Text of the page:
From The Hill
Donald Trump is beefing up his digital strategy as he enters the general election campaign against Hillary Clinton.
The presumptive Republican nominee has rolled out a website highlighting what he says are lies told by Clinton and, for the first time, is emailing fundraising pitches to supporters, one of the key elements of a national campaign.
“I think the early signs we’ve seen, from them activating a small dollar online plan coupled with the rollout of the microsite, tells me that the Donald Trump campaign is getting its footing,” said Michael Duncan, a partner at Cavalry, LLC, a political consultancy, who directed digital strategy for Senate Majority Leader Mitch McConnell’s (R-Ky.) 2014 reelection bid.
“I’m hopeful that it’s the first of many steps towards building out a more sophisticated digital operation,” he said.
Trump’s campaign has taken a few steps in recent days to expand its digital footprint beyond the businessman’s Twitter account, which already has more than 9 million followers.
It launched a website on Thursday dedicated solely to making the case that Clinton is dishonest, a key line of attack for Trump. The site, what is known among digital operatives as a “microsite,” has its overall message embedded in the URL: LyingCrookedHillary.com.
The creation of the site followed Trump’s first-ever fundraising email, sent Tuesday, where he promised to make it “the most successful introductory fundraising email in modern political history.”
“This is the first fundraising email I have ever sent on behalf of my campaign,” he wrote. “That’s right. The FIRST ONE.”
A day later, his son followed up with an email claiming that the fundraising effort had generated a record haul. The campaign has since said only some of the money raised this week came directly from the email.
Trump also sent a fundraising appeal on Friday tied to Britain’s vote to leave the European Union.
The digital push comes as Trump takes steps to expand his campaign operation to square off with Clinton’s, which is about ten times larger than his. He fired former campaign manager Corey Lewandowski on Monday and noted a slate of recent hires the next day.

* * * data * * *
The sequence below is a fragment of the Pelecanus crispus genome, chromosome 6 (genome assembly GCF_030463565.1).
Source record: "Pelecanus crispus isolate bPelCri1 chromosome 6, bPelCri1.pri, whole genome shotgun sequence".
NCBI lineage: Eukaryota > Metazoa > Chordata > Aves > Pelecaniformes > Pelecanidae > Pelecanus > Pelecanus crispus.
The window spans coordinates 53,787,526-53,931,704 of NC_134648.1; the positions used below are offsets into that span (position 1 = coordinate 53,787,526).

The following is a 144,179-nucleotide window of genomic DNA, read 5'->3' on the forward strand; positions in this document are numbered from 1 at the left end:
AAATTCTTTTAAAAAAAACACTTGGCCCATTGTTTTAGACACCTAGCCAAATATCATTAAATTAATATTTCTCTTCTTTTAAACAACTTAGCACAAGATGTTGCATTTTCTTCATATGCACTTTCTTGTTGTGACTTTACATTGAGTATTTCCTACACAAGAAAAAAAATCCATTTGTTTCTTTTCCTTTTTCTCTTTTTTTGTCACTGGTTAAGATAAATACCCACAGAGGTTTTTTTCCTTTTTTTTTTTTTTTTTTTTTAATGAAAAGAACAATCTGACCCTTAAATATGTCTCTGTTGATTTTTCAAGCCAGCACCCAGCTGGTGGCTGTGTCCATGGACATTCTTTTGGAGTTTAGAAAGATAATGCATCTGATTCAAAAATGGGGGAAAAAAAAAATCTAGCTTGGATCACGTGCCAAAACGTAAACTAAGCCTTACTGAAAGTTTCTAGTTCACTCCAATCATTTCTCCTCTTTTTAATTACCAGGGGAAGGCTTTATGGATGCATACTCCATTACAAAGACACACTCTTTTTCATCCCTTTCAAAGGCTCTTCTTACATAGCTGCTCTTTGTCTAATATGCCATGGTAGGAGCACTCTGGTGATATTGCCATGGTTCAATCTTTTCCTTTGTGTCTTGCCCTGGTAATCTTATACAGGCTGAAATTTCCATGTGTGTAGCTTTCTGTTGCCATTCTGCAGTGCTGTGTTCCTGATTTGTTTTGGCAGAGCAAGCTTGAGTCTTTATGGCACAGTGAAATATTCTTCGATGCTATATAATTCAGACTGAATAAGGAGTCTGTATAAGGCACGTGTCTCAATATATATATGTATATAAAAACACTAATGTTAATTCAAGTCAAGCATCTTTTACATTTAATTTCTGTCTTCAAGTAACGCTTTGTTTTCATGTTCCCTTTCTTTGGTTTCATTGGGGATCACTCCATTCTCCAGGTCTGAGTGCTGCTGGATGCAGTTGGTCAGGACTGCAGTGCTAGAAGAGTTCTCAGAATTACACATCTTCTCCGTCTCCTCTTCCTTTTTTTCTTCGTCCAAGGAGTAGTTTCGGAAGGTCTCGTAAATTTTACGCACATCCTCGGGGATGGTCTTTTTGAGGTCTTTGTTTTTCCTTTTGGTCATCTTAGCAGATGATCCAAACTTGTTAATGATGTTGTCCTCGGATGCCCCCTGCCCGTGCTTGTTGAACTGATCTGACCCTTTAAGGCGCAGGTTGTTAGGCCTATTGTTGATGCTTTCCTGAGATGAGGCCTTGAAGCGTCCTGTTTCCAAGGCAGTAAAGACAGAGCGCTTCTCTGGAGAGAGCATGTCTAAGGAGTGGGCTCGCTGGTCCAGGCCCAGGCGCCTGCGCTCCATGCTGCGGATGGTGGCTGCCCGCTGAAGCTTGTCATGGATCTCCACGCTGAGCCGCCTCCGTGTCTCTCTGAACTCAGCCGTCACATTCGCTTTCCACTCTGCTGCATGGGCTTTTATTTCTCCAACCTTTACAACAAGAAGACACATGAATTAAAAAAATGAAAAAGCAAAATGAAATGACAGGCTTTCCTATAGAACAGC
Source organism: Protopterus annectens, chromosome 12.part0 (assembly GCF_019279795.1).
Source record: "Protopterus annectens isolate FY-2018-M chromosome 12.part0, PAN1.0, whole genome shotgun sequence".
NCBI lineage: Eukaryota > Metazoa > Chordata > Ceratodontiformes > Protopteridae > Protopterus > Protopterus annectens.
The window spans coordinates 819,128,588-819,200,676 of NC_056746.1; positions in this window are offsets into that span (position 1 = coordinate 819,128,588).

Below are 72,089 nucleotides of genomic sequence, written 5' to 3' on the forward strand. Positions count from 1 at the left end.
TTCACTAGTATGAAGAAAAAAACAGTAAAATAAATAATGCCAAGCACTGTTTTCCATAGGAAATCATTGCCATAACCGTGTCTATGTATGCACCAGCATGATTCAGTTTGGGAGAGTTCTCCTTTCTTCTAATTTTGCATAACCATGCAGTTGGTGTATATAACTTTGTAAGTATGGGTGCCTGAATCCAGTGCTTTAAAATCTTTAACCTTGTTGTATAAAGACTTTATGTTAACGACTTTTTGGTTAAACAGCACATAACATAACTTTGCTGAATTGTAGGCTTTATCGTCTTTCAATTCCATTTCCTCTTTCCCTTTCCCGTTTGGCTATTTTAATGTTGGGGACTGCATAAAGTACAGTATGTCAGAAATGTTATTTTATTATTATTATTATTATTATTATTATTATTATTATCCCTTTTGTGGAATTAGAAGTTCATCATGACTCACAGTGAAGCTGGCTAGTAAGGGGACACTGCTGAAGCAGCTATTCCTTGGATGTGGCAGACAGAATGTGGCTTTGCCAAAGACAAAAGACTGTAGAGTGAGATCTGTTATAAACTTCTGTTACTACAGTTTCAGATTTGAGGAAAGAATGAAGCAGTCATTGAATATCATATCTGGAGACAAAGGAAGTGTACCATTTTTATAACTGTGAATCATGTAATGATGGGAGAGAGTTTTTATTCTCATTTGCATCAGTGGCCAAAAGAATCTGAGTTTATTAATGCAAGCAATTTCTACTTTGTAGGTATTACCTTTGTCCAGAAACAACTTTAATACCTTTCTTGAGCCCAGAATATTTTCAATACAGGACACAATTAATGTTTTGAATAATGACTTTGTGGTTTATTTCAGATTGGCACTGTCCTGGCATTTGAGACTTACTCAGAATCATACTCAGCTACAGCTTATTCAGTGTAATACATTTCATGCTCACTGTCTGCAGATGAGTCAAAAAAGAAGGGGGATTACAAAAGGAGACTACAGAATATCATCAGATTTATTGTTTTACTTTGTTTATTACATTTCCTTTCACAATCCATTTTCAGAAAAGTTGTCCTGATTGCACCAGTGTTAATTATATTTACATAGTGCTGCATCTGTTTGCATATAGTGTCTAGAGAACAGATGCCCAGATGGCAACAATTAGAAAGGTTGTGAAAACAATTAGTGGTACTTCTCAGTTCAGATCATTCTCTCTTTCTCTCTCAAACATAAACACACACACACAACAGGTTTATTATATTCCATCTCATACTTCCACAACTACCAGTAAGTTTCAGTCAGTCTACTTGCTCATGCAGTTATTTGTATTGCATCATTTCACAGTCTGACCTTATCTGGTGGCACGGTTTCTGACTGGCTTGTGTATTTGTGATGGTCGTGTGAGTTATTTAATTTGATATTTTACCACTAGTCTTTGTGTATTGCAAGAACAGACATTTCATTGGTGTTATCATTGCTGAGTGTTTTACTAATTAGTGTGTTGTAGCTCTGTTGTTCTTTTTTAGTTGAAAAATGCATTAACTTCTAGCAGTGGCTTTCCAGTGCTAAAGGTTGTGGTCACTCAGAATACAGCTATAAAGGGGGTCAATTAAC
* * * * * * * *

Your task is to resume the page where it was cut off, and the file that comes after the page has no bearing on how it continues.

Among the additions to the Trump camp was Brad Parscale, the campaign’s digital director. Like Trump’s spokesperson, Hope Hicks, Parscale seemingly had little political experience before joining Trump’s bid as a contractor last year.
His San Antonio, Texas firm’s portfolio includes websites for “a South Texas food store with a dash of Euro-sophistication” and homebuilders, among others. Trump reportedly hired him because of work he did for business ventures like Trump Winery.
The only political donation Parscale has ever made was to Trump’s presidential campaign last year, according to Federal Election Commission records.
“The Trump campaign clearly values loyalty, and Brad has done a great job with the digital properties of the Trump family,” said Vincent Harris, a Republican digital operative, in an email.
An operative who worked for one of Trump’s opponents said it would not hurt to have “fresh blood” working in an insular world of Republican digital consultants.
It remains to be seen just how Trump will build out the campaign’s digital team beyond that. A local business journal in San Antonio reported that Parscale’s firm is prepared to hire as many as 100 workers in response to the demands of the Trump campaign. Hicks did not respond to a request for comment on the digital push.
GOP operatives say that Trump’s unconventional methods, and his ability to dominate media coverage, mean he may be able to reap the benefits of online organizing without building the massive digital operations that Mitt Romney and President Obama had in 2012.
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